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This is the revolution in the Middle East that President Obama is missing
Published: Apr 6, 2016 11:02 a.m. ET
This entrepreneurial revolution doesn’t fit with Americans’ violent, one-dimensional view of the region
President Obama’s expansive foreign policy interview with The Atlantic’s Jeffrey Goldberg has generated enormous controversy both within Washington and in foreign capitals, as America’s longtime friends and allies recoil at the president’s insinuation that they are “free riders” on American security.
Yet Free Ridergate has effectively given a pass to an even more revealing statement from the president. In justifying his pivot away from the Middle East, Obama contrasted it with the positive example of Southeast Asia, which, he said, “is filled with striving, ambitious, energetic people who are every single day scratching and clawing to build businesses and get education and find jobs and build infrastructure.”
This comparison, shockingly uninformed, says far more about the blind spot in Obama’s worldview than it does about either Asia or the Middle East.
There is an entrepreneurial revolution happening in the Middle East that doesn’t fit with the violent, one-dimensional view of the region that Americans like President Obama hold. Beyond the noise of the ISIS horror show, young Arabs are seeking education and starting companies at record levels, using technology to improve not only their personal prospects, but also their societies.
With its strict Shariah law and a stubborn prohibition on women driving, most people don’t see Saudi Arabia as a vanguard of innovation. Yet the Kingdom is quietly becoming a hub for the dynamic and positive change that is swelling up throughout the region—with the full support of the highest levels of Saudi government.
A recent trip to Riyadh included a visit to the Prince Mohamed bin Salman Foundation (known by the acronym MiSK), a state-funded incubator for startups that seeks to instill in young Saudis—both women and men—the skills necessary for entrepreneurial success.
Many of these lessons might be familiar to anyone who has spent time in Silicon Valley, including things like how to pitch funders, and perfecting the art of the TED Talk, which Saudi youth start early—MiSK organizes [email protected], where girls and boys as young as 9 make polished presentations to an audience of thousands. The MiSK program also includes coaching on surmounting the cultural obstacles that are more unique to a conservative Arab society, like traditional stigmas surrounding failure or taking an unconventional path.
While the MiSK example might sound like a one-off that can’t scale to broader societal transformation, the data show otherwise. HSBC’s Essence of Enterprise report , released in March, revealed that the U.A.E. and Saudi Arabia have the highest proportion of millennial entrepreneurs in the world, at 63%, with the average age for starting a business being just 26. Surveys show young business leaders are “more focused on how they can benefit the broader community” rather than merely enriching themselves. Entrepreneurs under 35 also tend to create more than twice as many jobs as older business leaders, with each millennial startup employing an average of 123 people.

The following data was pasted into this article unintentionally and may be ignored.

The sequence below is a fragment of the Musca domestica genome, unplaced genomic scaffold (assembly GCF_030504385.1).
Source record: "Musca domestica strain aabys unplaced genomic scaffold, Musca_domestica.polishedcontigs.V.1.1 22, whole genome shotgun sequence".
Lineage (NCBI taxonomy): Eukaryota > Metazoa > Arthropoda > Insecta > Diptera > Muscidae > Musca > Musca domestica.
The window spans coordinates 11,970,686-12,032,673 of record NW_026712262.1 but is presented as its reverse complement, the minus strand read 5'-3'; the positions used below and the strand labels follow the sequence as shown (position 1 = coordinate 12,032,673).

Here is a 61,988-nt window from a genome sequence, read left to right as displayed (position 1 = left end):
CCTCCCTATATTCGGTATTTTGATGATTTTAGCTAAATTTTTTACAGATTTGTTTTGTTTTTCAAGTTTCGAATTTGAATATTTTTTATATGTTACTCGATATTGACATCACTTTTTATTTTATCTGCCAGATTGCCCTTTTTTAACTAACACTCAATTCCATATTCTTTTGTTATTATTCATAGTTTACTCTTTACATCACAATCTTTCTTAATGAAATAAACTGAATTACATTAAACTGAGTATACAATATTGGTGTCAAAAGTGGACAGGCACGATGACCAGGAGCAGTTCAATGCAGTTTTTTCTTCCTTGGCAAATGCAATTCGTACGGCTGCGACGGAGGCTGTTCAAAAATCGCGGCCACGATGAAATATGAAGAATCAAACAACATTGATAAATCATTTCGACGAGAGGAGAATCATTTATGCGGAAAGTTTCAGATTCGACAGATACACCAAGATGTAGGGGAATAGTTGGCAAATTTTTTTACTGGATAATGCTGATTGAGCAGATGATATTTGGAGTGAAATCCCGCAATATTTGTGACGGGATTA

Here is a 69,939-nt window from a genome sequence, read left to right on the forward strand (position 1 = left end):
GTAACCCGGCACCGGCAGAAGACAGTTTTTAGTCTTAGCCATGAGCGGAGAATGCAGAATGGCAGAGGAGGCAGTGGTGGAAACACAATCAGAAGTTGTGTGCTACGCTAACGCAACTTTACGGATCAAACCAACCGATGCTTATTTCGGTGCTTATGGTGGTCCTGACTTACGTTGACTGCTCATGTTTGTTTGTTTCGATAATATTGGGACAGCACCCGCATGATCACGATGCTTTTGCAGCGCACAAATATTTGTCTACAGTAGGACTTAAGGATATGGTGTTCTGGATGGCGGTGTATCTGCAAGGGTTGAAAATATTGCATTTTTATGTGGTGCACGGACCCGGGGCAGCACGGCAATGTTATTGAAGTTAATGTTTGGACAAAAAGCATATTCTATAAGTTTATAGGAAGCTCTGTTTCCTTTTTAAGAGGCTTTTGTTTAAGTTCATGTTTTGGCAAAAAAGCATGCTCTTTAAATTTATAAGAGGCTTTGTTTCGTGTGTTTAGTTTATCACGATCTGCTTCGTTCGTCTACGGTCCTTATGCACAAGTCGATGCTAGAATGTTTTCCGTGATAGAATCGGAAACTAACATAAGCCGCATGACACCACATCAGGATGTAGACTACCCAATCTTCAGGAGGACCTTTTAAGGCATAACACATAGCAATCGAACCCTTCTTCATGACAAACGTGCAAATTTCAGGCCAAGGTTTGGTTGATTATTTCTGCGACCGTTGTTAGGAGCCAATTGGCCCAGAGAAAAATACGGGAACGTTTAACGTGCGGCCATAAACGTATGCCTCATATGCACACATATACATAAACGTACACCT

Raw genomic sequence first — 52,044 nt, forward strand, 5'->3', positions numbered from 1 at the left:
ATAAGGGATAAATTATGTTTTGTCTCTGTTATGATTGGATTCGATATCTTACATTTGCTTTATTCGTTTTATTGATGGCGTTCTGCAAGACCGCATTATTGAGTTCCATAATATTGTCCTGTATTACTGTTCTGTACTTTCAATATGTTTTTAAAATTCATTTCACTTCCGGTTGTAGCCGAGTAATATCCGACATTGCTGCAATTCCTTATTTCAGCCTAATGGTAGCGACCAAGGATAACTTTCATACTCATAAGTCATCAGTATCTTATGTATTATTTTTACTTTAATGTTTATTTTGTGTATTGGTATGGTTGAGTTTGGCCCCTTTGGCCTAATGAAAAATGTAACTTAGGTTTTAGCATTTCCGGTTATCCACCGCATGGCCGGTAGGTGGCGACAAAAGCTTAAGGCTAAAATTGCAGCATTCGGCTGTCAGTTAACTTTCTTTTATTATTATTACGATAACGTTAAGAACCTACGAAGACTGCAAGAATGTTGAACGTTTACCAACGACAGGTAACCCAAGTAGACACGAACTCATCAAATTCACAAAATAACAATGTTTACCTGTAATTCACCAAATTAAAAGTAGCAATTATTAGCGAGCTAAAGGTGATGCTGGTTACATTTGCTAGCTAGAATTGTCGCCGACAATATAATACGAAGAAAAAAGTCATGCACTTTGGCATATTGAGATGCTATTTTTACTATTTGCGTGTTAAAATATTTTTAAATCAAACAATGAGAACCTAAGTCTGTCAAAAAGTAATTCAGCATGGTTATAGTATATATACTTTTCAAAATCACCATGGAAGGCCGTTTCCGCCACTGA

Furthermore, young entrepreneurs in the Middle East are more gender-equitable. According to the The Economist , women make up 35% of the region’s tech entrepreneurs. They are even outpacing their sisters in the U.S., where, as the Kauffman Foundation reports, only 3% of tech startups are women-led.
Arab entrepreneurs are having real impact— and attracting real investment. Souq.com , the Arab world’s answer to eBay, has achieved unicorn valuation at more than $1 billion . It also offers previously unavailable market access to more than 75,000 individuals and small retailers, enabling sales and livelihoods that simply wouldn’t otherwise exist.
The positive knock-on effects of Arab entrepreneurs are real and accelerating. As noted in the Economic Recovery and Revitalization report of Madeleine Albright and Stephen Hadley’s Middle East Strategy Task Force, more than 2,500 jobs are generated for every 10 successful startups in the region, providing a lifeline to cash-strapped governments that can no longer afford to create cushy government jobs-as-welfare in the age of $40 oil
In explaining his desire to turn away from the Middle East, President Obama noted, “If we’re not talking to [young Asians and Africans and Latin Americans] because the only thing we’re doing is figuring out how to destroy or cordon off or control the malicious, nihilistic, violent parts of humanity, then we’re missing the boat.”
Yet sadly, in his blindness to the swelling tide of young entrepreneurs in the Middle East, President Obama makes it clear that for this administration, the ship has already sailed.
Jessica Ashooh is the deputy director of the Atlantic Council’s Middle East Strategy Task Force.
Also read: Osama bin Laden’s big investment idea was gold
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